OK, so this isn’t a bike review, but anyone with a passion for the past will appreciate us slipping this feature into the Classic section. Agostini, Surtees, John Cooper, Stan Woods, John Blanchard – all these great riders, plus many more, were on-track aboard some of the most evocative racing motorcycles ever made.
Museums are fine if all you want to do is look, but the sight and sound, of classic bikes like the MV Agusta triple, Gilera, Benelli and Honda fours, blasting around Mallory Park is a million miles more involving, more satisfying – no matter how old you are. Alastair Walker watched history in motion – action pics by Stevie Pearson and Alastair.
GP racing is enjoying a revival in interest in 2002, as four stroke machines – plus the obvious genius of Valentino Rossi – make the blue riband championship more exciting than it has been for about 15 years. Pity the new Honda V5s don’t sound as good as their old four, five and six cylinder bikes from the 60s.
But if you crave that audio-visual experience, you can get it from watching some of the best classic racing meetings in the UK. The Goodwood sprint is excellent, Scarborough’s Gold Cup weekend is another rare treat, but the Post TT at Mallory is a chance to see some high speed action, at a compact spectator circuit – stand on the hills either side and you can see virtually the whole track, which forms a natural amphitheatre.
Ago steers the MV Agusta 500cc triple through the rain-soaked Mallory hairpin
Once, this was a ’modern’ bike race, when top riders from the UK and overseas, fresh from the rigours of the TT, would battle it out for big cash prizes. Now, many of those same riders attend this classic event, happy to meet up with old friends – and rivals – plus ride some great racing bikes too.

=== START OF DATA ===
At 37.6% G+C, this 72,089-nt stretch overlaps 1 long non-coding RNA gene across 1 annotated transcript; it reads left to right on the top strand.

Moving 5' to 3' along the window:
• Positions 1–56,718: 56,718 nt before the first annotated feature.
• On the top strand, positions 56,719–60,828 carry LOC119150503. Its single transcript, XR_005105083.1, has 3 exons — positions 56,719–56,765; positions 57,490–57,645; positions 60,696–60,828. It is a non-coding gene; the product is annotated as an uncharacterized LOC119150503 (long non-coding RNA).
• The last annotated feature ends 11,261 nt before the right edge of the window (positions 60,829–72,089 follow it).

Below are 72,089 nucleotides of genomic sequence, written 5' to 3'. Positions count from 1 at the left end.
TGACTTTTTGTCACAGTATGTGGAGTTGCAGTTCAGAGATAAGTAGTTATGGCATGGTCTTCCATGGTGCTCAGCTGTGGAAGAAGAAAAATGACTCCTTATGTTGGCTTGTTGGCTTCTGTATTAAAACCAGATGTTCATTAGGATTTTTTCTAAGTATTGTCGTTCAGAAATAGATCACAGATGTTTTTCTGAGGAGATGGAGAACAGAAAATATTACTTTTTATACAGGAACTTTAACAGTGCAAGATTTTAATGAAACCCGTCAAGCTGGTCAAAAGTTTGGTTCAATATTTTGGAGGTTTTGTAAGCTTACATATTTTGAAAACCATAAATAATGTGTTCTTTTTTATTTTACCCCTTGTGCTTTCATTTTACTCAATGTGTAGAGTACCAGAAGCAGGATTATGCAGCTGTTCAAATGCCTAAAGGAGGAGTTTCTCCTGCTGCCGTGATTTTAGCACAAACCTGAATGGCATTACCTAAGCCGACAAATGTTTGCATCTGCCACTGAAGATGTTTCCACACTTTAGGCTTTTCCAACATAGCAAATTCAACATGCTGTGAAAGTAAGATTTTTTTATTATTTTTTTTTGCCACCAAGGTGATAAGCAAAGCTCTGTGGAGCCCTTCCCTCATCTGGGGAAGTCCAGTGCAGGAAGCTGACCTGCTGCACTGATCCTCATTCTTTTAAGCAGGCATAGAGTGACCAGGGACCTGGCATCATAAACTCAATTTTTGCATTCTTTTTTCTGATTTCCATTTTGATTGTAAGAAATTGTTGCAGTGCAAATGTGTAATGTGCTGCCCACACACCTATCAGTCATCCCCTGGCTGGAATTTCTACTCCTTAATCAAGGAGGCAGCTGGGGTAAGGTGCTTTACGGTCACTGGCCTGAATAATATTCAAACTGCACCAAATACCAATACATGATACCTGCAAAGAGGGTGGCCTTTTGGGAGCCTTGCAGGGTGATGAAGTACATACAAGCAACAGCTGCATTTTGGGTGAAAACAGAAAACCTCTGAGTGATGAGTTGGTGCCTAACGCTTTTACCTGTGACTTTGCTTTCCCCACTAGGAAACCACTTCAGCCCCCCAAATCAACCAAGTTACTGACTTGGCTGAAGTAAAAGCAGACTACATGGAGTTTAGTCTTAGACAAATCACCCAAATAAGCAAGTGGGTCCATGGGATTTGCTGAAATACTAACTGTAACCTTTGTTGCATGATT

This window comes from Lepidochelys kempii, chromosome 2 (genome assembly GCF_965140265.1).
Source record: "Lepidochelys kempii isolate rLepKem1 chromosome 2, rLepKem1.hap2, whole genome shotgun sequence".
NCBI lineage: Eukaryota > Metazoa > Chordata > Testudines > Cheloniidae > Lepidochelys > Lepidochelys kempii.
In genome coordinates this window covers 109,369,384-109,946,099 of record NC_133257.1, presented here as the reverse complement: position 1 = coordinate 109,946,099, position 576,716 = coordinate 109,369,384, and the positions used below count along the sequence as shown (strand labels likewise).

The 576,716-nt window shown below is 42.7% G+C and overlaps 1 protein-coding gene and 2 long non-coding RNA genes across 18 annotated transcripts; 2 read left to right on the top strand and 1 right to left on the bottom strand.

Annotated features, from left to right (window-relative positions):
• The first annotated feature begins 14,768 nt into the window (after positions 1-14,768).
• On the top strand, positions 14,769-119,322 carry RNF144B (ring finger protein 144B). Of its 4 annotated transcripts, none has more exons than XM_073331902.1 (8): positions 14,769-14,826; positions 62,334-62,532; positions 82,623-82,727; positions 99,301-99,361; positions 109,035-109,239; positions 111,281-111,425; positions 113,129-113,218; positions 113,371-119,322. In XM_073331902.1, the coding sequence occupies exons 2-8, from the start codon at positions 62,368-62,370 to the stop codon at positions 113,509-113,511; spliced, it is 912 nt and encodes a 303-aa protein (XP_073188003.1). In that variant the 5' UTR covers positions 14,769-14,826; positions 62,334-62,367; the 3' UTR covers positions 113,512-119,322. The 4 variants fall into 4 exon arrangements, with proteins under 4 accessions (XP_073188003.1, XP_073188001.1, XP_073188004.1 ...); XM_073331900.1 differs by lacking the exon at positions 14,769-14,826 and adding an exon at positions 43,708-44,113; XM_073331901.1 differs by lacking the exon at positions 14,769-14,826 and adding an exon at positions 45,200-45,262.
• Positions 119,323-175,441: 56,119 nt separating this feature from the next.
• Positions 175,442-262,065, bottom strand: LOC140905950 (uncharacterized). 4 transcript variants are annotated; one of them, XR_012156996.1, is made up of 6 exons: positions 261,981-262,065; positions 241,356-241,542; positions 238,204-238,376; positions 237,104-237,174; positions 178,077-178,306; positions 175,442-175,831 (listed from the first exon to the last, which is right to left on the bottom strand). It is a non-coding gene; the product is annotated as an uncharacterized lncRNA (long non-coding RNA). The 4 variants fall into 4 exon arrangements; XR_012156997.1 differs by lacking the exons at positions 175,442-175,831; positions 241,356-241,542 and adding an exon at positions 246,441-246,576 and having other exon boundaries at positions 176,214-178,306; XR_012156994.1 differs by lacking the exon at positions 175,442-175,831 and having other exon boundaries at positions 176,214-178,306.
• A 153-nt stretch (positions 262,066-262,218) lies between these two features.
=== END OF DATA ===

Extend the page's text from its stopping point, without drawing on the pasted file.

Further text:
Star of the show was Giacomo Agostini, who was re-united with an MV Agusta 500cc triple, now run by Team Obsolete in the USA at various events. Everywhere Ago went in the paddock a crowd followed – this guy still has fans worldwide. The same went for John Surtees, who was mobbed by autograph hunters at the Norton tent in the paddock.
John Surtees meets the crowds at Mallory
Of the two riders, Surtees was undoubtedly faster on the track – in fact, few could match the pace of the ex-GP (cars and bikes) World Champ in the Leicestershire rain. Ago waved to the crowd and `toured ’ around, but Surtees entered races – big difference.
For a relative youngster like myself (I got into biking in the 70s) it was interesting to get into the paddock and look at some of the rare race machines. The Norton F type single for example, was something I had never laid eyes on before and this early 1950s bike could have been easily mistaken for an Italian marque, like Ducati or Aermaccchi, if you just changed the gas tank. I wonder if the McCandless brothers hadn’t created such a great frame, what other directions Norton-AMC might have taken with their chassis..?
Norton’s 1954 F type racer